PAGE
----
Students 2020-2021

The NASA Nebraska Space Grant is proud of our funded students.  The profiles below highlight the excellent research and aerospace workforce development activities being undertaken in Nebraska this year. For 2019-2020 profiles, click here.

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Alyssa Anderson

College of Saint Mary

Alyssa Anderson is a senior at College of Saint Mary in Omaha, Nebraska. She is studying Biology with minors in Chemistry and Enviromental Sustainability with aspirations to pursue medical school. On top of her studies, Alyssa is also a collegiate athlete for College of Saint Mary's Golf Team. Furthermore, Alyssa is a Marie Curie Scholar and participates in CSM's Walk Tall Honor Program. College of Saint Mary provides an excellent organization for its students to participate in interactive learning opportunities. The Elementary Science Outreach Program brings hands-on activities to elementary classrooms in the Omaha-Metropolitan community. This program provides children the opportunity to learn and be exposed to science-based courses and basic scientific equipment. Furthermore, this program allows students from College of Saint Mary to interact with their peers as well as impact and spark interest of young minds within the Omaha community.

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Kaitlin Fraser

University of Nebraska at Omaha

Kaitlin Fraser is in her second year of the Biomechanics Master's program at the University of Nebraska at Omaha.  Her research is the examination of effects of isolation on children who have undergone isolation. Adaptations to brain activity during movements, along with communication and behavioral skills will be measured shortly after participants leave the hospital and again after a six-week intervention. This research will contribute to understanding of how isolation can lead to measured neural adaptations over time, directly addressing a lack of quantitative brain research methods, brain imaging studies, and motor control assessments associated with clinical isolation. Results will provide foundation for further research techniques in more accurate assessment of the impacts of prolonged isolation during long periods of space exploration by astronauts. Results and methods can be adapted to support future rehabilitative interventions.

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Joshua McDowell

University of Nebraska Medical Center

Joshua McDowell is a 2nd year Ph.D. student at the University of Nebraska Medical Center working in Dr. Rebecca Oberley-Deegan's Lab in the department of Biochemistry and Molecular Biology. Joshua is currently researching potential methods to mitigate the chronic effects of radiation exposure during cancer treatment by examining the protective role of adiponectin signaling. Adiponectin is a protein secreted by fat cells that has known anti-inflammatory, anti-fibrotic and antioxidant properties, and Dr. Oberley-Deegan’s lab has shown that adipocytes, or fat cells, signaling through adiponectin mitigate the harmful effects of radiation on fibroblasts. Joshua is testing the ability of adipocyte signaling to mitigate the negative effects of radiation damage, like cell death and DNA damage. He will also test the effectiveness of MnTnBuOE-2-Pyp at protecting adipocytes and other cells to identify its potential for further study as a protective agent for astronauts.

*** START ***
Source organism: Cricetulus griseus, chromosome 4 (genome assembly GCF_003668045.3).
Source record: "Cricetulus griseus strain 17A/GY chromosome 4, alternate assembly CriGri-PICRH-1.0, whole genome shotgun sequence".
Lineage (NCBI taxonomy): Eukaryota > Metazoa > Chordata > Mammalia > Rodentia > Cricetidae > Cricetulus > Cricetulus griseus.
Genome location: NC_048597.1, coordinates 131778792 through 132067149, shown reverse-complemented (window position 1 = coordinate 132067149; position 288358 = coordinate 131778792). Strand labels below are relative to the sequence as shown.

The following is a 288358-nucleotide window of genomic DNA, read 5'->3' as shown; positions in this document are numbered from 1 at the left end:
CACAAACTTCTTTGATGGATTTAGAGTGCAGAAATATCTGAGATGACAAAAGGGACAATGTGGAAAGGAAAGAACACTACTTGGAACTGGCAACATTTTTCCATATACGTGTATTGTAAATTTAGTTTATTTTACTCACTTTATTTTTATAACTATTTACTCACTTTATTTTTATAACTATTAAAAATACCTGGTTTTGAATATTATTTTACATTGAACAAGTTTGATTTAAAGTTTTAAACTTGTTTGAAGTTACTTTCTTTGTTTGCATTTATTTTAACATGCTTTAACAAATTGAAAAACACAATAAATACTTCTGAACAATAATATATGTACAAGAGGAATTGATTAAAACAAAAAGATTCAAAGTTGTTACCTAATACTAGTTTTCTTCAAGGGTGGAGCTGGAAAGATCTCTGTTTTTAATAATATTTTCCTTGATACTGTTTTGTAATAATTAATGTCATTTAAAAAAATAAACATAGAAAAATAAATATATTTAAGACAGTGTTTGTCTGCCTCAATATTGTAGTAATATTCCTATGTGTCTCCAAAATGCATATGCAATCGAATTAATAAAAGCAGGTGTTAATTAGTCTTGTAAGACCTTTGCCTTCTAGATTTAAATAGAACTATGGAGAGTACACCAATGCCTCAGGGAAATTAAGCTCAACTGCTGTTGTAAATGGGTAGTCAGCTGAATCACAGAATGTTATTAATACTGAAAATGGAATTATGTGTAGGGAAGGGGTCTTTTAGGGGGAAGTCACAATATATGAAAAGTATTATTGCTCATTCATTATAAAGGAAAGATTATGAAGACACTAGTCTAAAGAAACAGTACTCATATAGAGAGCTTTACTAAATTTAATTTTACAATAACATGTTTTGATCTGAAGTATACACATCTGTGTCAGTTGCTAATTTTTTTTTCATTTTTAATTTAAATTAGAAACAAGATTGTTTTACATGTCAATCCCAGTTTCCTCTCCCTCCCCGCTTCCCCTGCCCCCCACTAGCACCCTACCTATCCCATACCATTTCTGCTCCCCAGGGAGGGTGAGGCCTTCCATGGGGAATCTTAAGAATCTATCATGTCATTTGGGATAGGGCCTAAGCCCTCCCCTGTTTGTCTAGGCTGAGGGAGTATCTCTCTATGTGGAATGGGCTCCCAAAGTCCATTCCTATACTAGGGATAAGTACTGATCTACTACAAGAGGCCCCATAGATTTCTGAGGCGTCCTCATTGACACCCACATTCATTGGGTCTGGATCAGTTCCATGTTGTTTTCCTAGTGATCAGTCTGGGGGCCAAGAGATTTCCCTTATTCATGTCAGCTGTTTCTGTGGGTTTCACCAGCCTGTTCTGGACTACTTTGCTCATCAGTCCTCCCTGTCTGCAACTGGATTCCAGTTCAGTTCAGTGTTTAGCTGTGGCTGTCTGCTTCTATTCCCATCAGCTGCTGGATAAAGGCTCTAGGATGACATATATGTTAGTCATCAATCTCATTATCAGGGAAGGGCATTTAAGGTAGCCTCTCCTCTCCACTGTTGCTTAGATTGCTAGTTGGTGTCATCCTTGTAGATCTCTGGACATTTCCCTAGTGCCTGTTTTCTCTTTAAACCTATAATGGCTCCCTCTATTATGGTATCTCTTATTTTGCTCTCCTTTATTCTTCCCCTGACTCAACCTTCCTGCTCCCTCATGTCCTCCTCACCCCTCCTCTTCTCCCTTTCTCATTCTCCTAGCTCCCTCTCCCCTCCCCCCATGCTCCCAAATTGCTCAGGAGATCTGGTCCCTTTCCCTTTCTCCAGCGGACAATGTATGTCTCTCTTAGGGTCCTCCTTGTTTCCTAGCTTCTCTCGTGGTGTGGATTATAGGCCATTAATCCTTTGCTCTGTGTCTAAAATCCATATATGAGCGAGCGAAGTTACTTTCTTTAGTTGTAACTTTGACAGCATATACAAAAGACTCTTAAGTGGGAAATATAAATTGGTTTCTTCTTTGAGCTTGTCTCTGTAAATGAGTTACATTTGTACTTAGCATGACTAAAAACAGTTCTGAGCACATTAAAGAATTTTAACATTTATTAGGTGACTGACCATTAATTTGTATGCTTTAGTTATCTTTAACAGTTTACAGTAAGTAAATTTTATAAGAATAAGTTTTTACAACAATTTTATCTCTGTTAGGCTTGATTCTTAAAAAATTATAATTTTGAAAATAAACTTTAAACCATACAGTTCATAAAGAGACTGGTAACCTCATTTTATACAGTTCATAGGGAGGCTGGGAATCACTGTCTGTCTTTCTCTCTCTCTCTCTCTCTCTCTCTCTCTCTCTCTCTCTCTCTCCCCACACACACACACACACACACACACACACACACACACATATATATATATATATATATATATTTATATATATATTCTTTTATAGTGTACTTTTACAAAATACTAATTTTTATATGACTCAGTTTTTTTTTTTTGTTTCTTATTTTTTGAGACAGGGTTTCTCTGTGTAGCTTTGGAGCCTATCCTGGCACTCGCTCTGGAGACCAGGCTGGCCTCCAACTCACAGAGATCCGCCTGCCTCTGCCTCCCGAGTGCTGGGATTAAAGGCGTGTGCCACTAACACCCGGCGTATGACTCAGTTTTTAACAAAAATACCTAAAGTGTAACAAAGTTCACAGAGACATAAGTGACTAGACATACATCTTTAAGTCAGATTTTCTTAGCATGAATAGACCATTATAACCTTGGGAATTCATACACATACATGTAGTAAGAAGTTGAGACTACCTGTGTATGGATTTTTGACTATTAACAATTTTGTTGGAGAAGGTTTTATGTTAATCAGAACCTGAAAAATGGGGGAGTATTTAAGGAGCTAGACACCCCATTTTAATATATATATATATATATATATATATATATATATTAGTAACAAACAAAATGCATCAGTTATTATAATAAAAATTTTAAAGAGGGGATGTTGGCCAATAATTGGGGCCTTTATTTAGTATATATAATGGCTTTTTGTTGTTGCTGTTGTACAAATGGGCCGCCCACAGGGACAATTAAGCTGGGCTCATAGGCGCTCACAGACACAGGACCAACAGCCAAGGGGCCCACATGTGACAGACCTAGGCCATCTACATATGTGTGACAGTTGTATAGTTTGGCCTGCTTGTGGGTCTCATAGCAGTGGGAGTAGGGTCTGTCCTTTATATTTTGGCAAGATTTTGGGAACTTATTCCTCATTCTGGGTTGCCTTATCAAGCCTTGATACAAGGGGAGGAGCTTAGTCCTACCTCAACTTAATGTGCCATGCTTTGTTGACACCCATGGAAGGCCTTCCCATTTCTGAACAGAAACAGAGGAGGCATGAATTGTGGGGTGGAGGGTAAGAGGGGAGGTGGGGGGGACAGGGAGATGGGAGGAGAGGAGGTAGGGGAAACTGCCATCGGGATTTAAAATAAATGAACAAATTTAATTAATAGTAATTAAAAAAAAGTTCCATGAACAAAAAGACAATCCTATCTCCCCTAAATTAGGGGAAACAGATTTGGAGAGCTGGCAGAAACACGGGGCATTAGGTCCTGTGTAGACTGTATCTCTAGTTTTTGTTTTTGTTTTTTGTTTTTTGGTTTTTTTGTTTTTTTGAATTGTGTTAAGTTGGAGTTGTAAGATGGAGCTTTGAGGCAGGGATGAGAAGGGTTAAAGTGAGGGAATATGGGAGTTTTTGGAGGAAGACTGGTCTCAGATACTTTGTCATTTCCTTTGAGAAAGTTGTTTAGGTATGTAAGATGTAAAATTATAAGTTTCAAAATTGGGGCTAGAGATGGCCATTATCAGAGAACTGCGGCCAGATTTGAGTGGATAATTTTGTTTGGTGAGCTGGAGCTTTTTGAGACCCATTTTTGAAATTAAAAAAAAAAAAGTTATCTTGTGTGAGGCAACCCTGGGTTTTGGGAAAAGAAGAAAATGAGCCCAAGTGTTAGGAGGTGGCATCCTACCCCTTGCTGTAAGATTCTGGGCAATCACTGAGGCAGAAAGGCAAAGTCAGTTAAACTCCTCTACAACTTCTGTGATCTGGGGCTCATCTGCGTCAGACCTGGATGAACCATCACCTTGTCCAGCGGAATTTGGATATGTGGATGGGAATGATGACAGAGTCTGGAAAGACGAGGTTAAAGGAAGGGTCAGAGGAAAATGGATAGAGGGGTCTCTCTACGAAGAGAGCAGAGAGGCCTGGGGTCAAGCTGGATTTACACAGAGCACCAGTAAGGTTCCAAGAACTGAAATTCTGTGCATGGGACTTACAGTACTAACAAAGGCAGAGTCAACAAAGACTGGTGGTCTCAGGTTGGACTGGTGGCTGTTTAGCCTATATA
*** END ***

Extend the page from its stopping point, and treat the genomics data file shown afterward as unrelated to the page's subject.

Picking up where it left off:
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Alisha Huynh

Chadron State College 

Alisha Huynh is currently a senior at Chadron State College pursing a degree in Chemistry. She plans to graduate in the Spring of 2020. After her undergraduate studies, she plans to attend medical school at the University of Nebraska Medical Center in Omaha, NE. With the aid of the NASA Nebraska Space Grant Fellowship and supervision of Dr. Mary Keithly, she plans on focusing her research on Methicillin Resistant Staphylococcus aureus (MRSA) and potential starting points for treatments. She plans on determining if there is an inhibitor of the FosB enzyme that is effective in increasing the efficacy of treatments for Gram-positive bacteria that are similar to MRSA. The objective of the study is to see if the molecule N-acetylglucosamine-malate (GlcNAc-Mal) can function to inhibit the FosB enzyme, an enzyme found in all Gram-positive bacteria. If GlcNAc-Mal is able to inhibit the FosB enzyme in vitro, experimentation will be done on Bacillus subtilis, in vivo, using various concentrations of the antibiotic fosfomycin with the FosB inhibitor, through a disk diffusion assay to determine if antibiotic resistance still occurs. Zones of inhibition will be measured and compared to see if the inhibitor works effectively.

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John Quigley

Creighton University